The pop star released her self-titled fifth solo album via iTunes on Friday—with no warning. Observant fans knew something was up. News about music video shoots had occasionally cropped up on celebrity gossip websites, but they didn’t know what she was working on or when it would come out. And certainly no one expected 14 finished tracks and 17 music videos to go along with them!
Beyoncé said she was “bored” with the old model of album releases and wanted to “speak directly to [her] fans.” Of course, asking people to shell out $15.99 for the entire album (tracks can’t be purchased individually until next week) isn’t so much “speaking” to fans as compelling them to pay up. But, more than 80,000 people bought the album within three hours of its release, temporarily overloading iTunes, and 430,000 albums were sold the first day. That guarantees Beyoncé the album will hit No. 1 on the Billboard 200 next week, with sales expected to exceed 600,000.
Music marketers point to how the release proves the business is evolving. “It’s a big move for iTunes to get back into the limelight and it helps their revenue,” says Aynes, co-founder of Edge Collective music marketers. “This is a dual play from the artist and the partner.”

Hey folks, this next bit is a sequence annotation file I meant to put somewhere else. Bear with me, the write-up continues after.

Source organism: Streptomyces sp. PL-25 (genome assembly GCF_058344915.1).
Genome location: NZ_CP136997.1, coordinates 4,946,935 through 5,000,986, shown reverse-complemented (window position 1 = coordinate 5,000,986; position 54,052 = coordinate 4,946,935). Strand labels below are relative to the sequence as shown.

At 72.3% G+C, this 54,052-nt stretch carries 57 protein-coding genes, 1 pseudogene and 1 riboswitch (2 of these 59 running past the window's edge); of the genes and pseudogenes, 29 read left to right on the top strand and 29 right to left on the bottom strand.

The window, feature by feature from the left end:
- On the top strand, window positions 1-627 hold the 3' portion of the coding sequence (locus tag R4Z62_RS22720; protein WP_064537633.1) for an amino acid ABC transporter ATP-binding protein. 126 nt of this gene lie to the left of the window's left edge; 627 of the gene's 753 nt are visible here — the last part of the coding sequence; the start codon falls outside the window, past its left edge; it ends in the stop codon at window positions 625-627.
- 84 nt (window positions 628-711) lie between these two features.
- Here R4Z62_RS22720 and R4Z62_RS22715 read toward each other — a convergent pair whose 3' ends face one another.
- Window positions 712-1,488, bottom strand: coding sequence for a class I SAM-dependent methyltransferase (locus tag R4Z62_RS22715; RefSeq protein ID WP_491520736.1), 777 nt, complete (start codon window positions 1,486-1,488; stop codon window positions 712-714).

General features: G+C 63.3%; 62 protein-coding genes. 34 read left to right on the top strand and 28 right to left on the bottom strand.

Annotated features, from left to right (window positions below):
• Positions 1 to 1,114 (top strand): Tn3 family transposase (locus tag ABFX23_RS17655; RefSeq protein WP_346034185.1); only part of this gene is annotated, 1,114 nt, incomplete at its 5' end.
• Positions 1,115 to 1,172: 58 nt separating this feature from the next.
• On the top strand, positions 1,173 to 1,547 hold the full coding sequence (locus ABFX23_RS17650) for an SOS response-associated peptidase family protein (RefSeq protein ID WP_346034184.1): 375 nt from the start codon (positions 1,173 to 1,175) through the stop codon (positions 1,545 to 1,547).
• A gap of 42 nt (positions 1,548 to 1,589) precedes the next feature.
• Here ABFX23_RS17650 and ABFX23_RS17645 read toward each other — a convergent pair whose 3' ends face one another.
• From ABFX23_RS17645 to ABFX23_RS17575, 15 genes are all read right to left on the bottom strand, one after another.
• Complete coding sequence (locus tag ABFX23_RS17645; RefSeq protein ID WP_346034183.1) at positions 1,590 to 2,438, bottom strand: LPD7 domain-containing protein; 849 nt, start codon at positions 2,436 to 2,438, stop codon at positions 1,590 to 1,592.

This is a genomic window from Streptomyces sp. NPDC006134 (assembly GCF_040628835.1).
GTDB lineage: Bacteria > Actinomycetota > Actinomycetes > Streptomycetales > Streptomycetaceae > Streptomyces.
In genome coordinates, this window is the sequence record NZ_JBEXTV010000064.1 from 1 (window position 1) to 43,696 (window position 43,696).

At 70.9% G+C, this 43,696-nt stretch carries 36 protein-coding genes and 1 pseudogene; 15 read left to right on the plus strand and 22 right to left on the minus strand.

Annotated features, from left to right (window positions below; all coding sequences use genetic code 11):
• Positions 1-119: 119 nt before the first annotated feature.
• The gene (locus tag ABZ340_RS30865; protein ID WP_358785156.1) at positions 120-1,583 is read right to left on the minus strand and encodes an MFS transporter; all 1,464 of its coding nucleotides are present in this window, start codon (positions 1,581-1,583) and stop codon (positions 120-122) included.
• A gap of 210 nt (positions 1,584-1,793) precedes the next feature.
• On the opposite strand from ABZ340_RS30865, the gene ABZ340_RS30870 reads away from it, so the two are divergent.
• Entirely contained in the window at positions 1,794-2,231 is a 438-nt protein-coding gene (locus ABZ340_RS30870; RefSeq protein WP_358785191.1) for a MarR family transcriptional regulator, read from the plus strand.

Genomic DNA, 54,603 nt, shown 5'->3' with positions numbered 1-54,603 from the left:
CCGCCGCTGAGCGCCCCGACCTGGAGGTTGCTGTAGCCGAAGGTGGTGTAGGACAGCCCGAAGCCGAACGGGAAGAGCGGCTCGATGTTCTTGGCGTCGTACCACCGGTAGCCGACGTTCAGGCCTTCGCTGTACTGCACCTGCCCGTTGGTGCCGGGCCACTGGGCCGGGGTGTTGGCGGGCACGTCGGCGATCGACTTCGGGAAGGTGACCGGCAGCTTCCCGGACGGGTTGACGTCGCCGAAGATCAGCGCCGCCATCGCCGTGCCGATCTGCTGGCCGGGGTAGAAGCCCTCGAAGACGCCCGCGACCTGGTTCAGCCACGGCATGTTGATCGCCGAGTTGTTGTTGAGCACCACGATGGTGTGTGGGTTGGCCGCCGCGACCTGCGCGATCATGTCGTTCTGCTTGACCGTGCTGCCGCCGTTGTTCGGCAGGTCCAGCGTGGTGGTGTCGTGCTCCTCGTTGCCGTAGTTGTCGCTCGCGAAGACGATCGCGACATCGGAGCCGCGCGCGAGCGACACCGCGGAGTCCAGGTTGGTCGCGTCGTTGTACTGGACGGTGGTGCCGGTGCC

Releasing the album all at once and only on iTunes signifies that we are in a completely “digital, social age now,” says Billboard‘s Bill Werde. “We all have radio and traditional media … but what it really speaks to is the emerging power that artists have to go direct to fans. One of the things that’s most impressive about this Beyoncé release is she’s controlling the conversation around it to a certain extent. She’s controlling the initial experience that fans are having.”
Beyoncé once again proves that everything communicates. Everything you say, everything you do, everything you don’t say and everything you don’t do. She communicated loud and clear that sometimes it’s more about the science of marketing in unconventional ways rather than a traditional “label” distribution.